I Always Loved You by Robin Oliveira
|I Always Loved You by Robin Oliveira|
|Category: Historical Fiction|
|Reviewer: Rebecca Foster|
|Summary: The complicated relationship between Edgar Degas and Mary Cassatt forms the basis for this well-researched novel's vivid illumination of Impressionist-era Paris.|
|Buy? Maybe||Borrow? Yes|
|Pages: 352||Date: February 2014|
|Publisher: Viking Press USA|
|External links: Author's website|
Mary Cassatt was an anomaly among the Impressionists: she was one of very few women, and also the only American-born member. A Philadelphia native, she made Paris home for nearly five decades. Oliveira's novel opens in 1926, with Cassatt (now nearly blind) searching for the letters Edgar Degas wrote her in the 1870s-80s. Degas and Cassatt had been subjects of Parisian gossip; no one knew for sure whether their friendship shaded into romance. Even Mary herself seems confused about what they meant to each other; 'she still didn't understand…whether there was room for love in two lives already consumed by passion of another sort.
The novel's main section spans the years 1877-1883, beginning with Mary as a 33-year-old trainee painter in Paris. She impresses many of the city's up-and-coming artists, including Degas, and earns an invitation to her first Parisian soirée at the Manet home. All the big names of art and literature are there, including Pissarro, Caillebotte and Zola. Oliveira brilliantly recreates the opinionated banter of this group of intellectuals. Setting aside her dreadful accent, the French bohemians find Mary charming and accept her into their circle. 'The fools gave up food to buy paint', she thinks, yet she is delighted to join in their poverty if she can also share their talent and underground success.
Oliveira uses vibrant colours in her descriptions, and populates her novel with many lifelike secondary characters, including Mary's parents and sickly sister Lydia, who come to join her in Paris in 1877 and posed for many of her portraits. Chief among the background characters is Berthe Morisot, a painter in her own right, who was also Édouard Manet's lover – but married his brother Eugène to avoid scandal. Occasional chapters from Berthe's perspective give insight into her troubled conscience – so much so that at times she seems to take Mary's place as central character. The novel's (somewhat twee) title is thus equally applicable to Berthe and Édouard, as well as to Degas and Mary.
Degas and Mary's mercurial relationship mirrors the shifting fortunes of Impressionism. The Impressionists finally mount a profitable exhibit, and Edgar and Mary share a kiss. But then Mary's first solo show receives mixed reviews; their long collaboration on a journal with plates, Le Jour et la Nuit, comes to naught when Degas calls off the publication; and their responses to the Dreyfus Affair reveal that they are on opposite sides of the political spectrum. 'Like a waxing and waning moon, [Degas] came in and out of her life, full of affection and respect one moment, spouting trouble and discord the next.'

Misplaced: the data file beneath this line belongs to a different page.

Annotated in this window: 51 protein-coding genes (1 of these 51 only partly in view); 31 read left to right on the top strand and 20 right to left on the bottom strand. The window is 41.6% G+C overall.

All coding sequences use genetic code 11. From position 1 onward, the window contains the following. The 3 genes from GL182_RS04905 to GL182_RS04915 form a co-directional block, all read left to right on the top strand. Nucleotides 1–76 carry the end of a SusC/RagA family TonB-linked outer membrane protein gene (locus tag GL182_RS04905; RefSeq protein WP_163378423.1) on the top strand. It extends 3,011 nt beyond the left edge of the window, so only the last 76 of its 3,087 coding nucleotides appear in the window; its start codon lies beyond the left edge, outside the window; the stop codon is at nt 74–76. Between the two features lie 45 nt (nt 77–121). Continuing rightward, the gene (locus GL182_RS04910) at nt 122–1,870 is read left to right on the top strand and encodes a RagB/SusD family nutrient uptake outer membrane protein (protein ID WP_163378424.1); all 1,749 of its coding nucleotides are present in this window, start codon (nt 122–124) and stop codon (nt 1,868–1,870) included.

Both Edgar and Mary also suffer from crippling self-doubt. He admits to her, 'I have nothing of talent. I have only desire and dogged work. I doubt myself every moment.' Likewise, Mary's inner critic 'harped alternately that she was posing, or that her work was hackneyed and flat, or that she lacked the soul of an artist and was therefore incapable of imparting truth.' In the novel's most arresting sequence, Oliveira comes close to first-person revelation of her two main characters' states of mind in a pair of almost stream-of-consciousness chapters: 'Edgar: What he does not tell her' and 'Mary: What she does not tell him'. It is reassuring to explore the doubts and insecurities of some of history's most celebrated creators.
Even if their romance was destined to fizzle out, even if – contradicting the novel's title – Degas once asked, 'I never loved you, did I?', he undeniably gave Mary the encouragement she needed to succeed as an artist. 'You want the world to admire you, which means you think too much of it,' he once advised her; 'Paint what is real…You must always paint love. You must never paint anything else.' And indeed, Cassatt's most famous portraits feature mothers and children, tender scenes that belie this never-married, childless woman's experience of domestic happiness. Oliveira has written a multi-faceted account of love and its loss – 'For what was lost love? It was the story of everyone's life. [Mary's], Edgar's, Berthe's, Édouard's' – rich with contrasting imagery of colour versus blindness and youth versus age.
Earlier this week I was at the National Gallery in Washington, D.C., where I saw many of the Impressionist works featured in the novel. I had never noticed the museum's sole Berthe Morisot painting before, nor paid much heed to Degas's wax sculpture of a ballet dancer, a piece which receives much attention in the novel (it was modelled after a 14-year-old opera house dancer – with whom Degas might also have slept). I felt that Oliveira had brought these works to life for me – that even if I still have some uncertainty about the details of Cassatt's private life, 'Her work, like [Degas's], was all the legacy she cared to bequeath to the world.'
Further reading suggestion: Read more about these historical characters in The Private Lives of the Impressionists by Sue Roe.
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You can read more book reviews or buy I Always Loved You by Robin Oliveira at Amazon.com.
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